Other approaches exist for attaching eGPUs, but they come with limitations. For example, eGPU adapters that include Thunderbolt docks, such as those sold by Sonnet Technologies, allow consumers to upgrade the graphics capabilities of older devices, but the device itself would have to be replaced with another one of similar capabilities to leverage next-generation graphics.
And while do-it-yourself approaches exist — it is not unheard of in enthusiast communities such as eGPU.io to attach a GPU through an m.2 expansion slot traditionally used for a high-speed NVM Express solid-state drive — they often can’t access the same level of bandwidth as a full eGPU might.
How Do They Work?
While many modern computers don’t have PCIe slots — a common interconnect method for expansion cards in desktop computers — they can still access the bandwidth set aside for those slots on modern processors through other high-bandwidth means.
Part of what enables this is the improved speed of modern connection technologies. For example, Thunderbolt is capable of 40 gigabits per second of throughput; m.2 drives are also on the PCIe bus and are capable of speeds of up to 5,000 megabytes per second, equal to Thunderbolt’s 40Gbps theoretical maximum.
For most users, it is unrealistic to use an m.2 drive to plug in external components because it would leave a mess of wires on the desk and require a power source. But an eGPU enclosure is a convenient solution, as it makes the process of plugging in parallel processing capabilities as simple as connecting a Thunderbolt or USB4 cable.
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What Are the Advantages and Disadvantages of an External GPU?
The biggest advantages of an eGPU are portability and upgradeability, allowing users who need a high-end GPU only for certain tasks (rendering videos, for example) to set the device aside when it’s not in use. Additionally, eGPUs offer a way to boost performance on computing devices that may not be the latest and greatest, which could come in handy when working with a laptop that isn’t designed to be upgraded.
There are some downsides with eGPUs, generally of a technical nature. The most significant is that users don’t get the full benefit of PCIe bandwidth, meaning they’re likely leaving some performance on the table compared with a desktop GPU implementation.
“It depends on the make and model of the host laptop, but you generally see 10 percent less performance via eGPU,” says Chen. “For most people, that’s enough, if you’re not looking to push the maximum amount of frames and turn your quality settings all the way up.”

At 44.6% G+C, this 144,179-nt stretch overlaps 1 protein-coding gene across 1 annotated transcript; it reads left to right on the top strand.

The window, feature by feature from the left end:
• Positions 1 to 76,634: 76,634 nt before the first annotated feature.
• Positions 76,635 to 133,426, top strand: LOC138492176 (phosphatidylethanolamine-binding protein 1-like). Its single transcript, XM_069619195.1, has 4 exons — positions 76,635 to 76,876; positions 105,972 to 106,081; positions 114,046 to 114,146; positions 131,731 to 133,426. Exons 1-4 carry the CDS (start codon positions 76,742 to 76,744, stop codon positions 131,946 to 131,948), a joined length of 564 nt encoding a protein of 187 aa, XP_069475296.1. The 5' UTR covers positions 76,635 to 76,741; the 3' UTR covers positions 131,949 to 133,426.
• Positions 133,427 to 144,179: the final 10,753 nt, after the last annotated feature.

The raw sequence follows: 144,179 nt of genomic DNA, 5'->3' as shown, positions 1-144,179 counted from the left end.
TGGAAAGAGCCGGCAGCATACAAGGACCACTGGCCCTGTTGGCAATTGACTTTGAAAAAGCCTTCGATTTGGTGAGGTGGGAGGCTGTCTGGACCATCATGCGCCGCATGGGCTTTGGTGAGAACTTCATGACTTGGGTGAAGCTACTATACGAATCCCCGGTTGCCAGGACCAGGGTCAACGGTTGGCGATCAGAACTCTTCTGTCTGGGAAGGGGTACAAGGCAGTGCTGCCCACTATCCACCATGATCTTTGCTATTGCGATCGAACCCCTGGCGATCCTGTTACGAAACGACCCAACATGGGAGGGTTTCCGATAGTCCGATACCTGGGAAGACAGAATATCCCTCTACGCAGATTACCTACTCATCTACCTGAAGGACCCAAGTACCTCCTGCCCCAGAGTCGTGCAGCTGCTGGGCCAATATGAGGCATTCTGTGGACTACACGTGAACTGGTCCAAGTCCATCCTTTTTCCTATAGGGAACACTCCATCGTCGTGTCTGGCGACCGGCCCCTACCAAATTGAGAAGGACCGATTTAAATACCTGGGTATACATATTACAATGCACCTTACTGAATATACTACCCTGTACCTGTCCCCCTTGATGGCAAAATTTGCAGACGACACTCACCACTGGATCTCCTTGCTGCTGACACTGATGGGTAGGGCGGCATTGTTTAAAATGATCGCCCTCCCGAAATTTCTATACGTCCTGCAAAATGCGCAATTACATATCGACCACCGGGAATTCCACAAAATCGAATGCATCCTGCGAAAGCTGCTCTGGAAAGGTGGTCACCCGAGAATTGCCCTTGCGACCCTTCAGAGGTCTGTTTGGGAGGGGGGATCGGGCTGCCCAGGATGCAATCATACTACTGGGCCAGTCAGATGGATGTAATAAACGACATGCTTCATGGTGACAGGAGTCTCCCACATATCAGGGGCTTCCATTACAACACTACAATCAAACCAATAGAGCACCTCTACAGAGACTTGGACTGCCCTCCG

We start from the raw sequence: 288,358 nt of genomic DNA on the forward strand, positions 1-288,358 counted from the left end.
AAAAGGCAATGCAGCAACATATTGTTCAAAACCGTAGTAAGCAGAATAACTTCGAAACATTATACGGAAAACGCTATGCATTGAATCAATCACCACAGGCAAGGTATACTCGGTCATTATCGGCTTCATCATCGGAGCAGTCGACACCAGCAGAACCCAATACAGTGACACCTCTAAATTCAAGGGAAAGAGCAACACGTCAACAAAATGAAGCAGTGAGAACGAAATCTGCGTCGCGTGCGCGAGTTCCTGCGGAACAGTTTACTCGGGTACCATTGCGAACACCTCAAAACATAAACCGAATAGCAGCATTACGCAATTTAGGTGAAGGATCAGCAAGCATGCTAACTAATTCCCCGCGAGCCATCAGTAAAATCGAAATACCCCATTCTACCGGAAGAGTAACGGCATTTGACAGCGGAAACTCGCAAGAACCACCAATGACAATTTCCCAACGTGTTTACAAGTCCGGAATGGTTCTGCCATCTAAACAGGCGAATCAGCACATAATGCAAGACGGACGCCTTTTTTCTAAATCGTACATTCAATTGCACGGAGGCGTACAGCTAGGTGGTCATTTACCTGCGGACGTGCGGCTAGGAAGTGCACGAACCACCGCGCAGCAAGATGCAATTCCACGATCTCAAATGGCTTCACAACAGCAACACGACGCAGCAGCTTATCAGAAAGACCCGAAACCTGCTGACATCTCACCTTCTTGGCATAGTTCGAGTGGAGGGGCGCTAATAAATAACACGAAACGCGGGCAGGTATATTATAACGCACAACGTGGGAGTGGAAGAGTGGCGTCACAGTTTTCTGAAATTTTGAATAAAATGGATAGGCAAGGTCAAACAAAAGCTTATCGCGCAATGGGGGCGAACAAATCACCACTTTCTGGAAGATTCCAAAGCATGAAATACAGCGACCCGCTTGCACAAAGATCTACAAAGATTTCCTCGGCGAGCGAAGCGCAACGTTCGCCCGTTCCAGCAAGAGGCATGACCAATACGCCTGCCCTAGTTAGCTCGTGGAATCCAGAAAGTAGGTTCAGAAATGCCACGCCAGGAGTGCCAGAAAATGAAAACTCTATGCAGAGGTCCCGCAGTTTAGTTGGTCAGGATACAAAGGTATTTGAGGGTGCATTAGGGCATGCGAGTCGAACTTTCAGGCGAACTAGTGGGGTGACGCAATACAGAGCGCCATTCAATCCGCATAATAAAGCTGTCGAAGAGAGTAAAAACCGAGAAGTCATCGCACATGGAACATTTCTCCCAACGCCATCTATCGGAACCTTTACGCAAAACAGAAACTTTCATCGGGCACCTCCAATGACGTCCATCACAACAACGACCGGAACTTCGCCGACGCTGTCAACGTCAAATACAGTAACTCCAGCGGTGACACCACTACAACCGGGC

Chen notes that while the most recent version of Thunderbolt — Thunderbolt 4 — focuses on standardization and compatibility rather than speed upgrades, future versions will likely work to improve performance.
“Anything that comes in afterward, I think, will be an improvement to the bandwidth because that’s where things are currently,” he says.
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Another downside: As the post-production news site RedShark notes, the way the display is connected to the computer can affect performance. An internal display, like what one has on a laptop, can be difficult to implement and can cost some performance, as it requires the Thunderbolt data to make a full trip from the eGPU back to the machine, which then has to render the result through the machine’s frame buffer. With that in mind, if you decide to use an eGPU, you may want to consider using an external monitor to get the full performance of the technology.
Finally, it’s worth keeping in mind when purchasing an external graphics enclosure that GPUs have been growing in size and power consumption, meaning that if the GPU enclosure you use doesn’t support the specific power rate or dimensions your card needs, it might not work with the most recent technology.
What Type of Machines Can Use eGPUs?
Today’s eGPUs are most commonly used with Intel-based machines, such as small Next Unit of Computing (NUC) machines and other Intel laptops.
Laptops with AMD processors traditionally have not been able to use these peripherals. However, the USB4 specification, based on Thunderbolt 3, is available to any manufacturer, which would allow some AMD models to use the technology, expanding the potential eGPU user base.
While the PC market, whether Microsoft Windows or Linux, has been quick to embrace eGPUs, Apple’s shift to its own silicon-based processors have made the devices less relevant to Mac users, as Apple has chosen not to support external GPUs. However, older Intel-based Mac models can support eGPUs made by AMD, making it an option when considering an upgrade.